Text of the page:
Coal still reigns in local power game
ABS stats show coal continues to supply around two-thirds of Australia's electricity generation.
Despite an increase in renewable energy supply, non-renewable sources, largely coal and gas, are responsible for 88 per cent of Australian electricity generation in the 2014-15 financial year.
This figure is down from 90.4 per cent in the 2011-12 and 93 per cent in 2008-9, and comes alongside an increase in renewable power generation over the past three years.
Coal's market share had a tiny slip from 65.3 per cent to 64.9 per cent over the same time, though it is a steady slide from the 70 per cent share it enjoyed six years ago.
The gas being produced in Queensland is being shipped out through the new LNG terminals coming online at Gladstone.
These massive LNG plants have boosted electricity demand, which is increasingly being supplied by black coal-fired generation.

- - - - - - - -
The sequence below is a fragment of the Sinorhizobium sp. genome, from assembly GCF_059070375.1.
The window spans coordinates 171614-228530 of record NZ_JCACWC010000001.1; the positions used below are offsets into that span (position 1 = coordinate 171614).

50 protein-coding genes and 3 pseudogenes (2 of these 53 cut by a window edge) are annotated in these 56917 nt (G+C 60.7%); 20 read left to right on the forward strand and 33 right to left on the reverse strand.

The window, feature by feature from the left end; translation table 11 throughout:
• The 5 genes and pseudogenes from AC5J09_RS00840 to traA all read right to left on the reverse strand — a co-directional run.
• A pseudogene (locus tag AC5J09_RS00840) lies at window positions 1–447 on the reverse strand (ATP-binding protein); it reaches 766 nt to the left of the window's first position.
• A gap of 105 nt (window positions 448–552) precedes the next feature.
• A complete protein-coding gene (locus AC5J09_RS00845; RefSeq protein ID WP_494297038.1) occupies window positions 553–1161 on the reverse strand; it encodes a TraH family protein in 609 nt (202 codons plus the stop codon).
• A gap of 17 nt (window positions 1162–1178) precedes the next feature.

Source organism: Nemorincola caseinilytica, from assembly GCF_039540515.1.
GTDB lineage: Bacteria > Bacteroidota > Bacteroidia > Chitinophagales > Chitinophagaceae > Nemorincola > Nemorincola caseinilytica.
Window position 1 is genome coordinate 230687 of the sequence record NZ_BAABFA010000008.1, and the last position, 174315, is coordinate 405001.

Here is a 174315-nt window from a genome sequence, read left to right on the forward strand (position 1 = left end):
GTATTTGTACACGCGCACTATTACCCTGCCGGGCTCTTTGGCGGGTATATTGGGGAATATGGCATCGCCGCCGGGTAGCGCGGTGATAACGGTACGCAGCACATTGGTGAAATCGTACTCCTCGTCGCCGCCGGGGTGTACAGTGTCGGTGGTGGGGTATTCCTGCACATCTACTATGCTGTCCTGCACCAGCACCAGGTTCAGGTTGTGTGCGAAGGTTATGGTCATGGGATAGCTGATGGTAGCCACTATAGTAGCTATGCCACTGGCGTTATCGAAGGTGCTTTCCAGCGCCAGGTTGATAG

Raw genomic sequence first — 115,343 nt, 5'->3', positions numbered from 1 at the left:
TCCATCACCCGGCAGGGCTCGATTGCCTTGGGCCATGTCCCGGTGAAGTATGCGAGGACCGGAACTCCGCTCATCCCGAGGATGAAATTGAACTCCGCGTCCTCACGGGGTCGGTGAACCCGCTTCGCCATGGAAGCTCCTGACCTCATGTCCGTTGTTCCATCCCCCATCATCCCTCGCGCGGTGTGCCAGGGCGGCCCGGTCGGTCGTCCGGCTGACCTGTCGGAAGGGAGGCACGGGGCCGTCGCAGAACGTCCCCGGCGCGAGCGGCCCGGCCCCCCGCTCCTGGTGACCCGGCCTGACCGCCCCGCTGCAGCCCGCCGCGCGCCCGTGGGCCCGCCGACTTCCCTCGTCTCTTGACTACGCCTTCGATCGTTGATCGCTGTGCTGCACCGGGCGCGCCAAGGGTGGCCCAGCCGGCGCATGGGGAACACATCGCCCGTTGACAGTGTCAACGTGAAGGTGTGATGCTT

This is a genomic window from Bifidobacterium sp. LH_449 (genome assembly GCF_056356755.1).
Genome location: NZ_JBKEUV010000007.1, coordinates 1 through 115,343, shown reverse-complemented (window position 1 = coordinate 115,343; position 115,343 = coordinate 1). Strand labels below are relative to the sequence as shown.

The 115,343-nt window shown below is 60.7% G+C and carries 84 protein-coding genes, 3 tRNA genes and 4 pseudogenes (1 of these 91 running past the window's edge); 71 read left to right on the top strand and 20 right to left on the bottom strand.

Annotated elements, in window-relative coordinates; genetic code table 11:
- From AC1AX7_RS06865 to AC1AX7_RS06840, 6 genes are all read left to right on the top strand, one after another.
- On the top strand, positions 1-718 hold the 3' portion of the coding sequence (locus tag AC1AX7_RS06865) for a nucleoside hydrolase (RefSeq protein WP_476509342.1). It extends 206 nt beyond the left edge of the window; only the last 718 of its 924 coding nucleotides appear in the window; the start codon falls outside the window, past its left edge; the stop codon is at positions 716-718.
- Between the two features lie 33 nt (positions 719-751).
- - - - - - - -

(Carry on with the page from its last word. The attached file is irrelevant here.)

In the renewable arena, the ABS says the majority of clean power generation comes from hydro (5 per cent), and wind (4 per cent).
Australia remains one of the most coal-intensive electricity markets in the world.
The International Energy Agency reported last year that coal accounted for about 41 per cent of global electricity generation in 2013, while renewable energy is now the second largest source of electricity, with a 22 per cent share.
Overall, power generation in Australia has dropped almost 9 per cent in the last three years.
The decline has been driven by the closure of several inefficient plants, and an unwillingness to replace them by their operators.
The operators are not keen to roll the dice in the face of declining demand, increased efficiency, and the shutdown of some major industrial plants.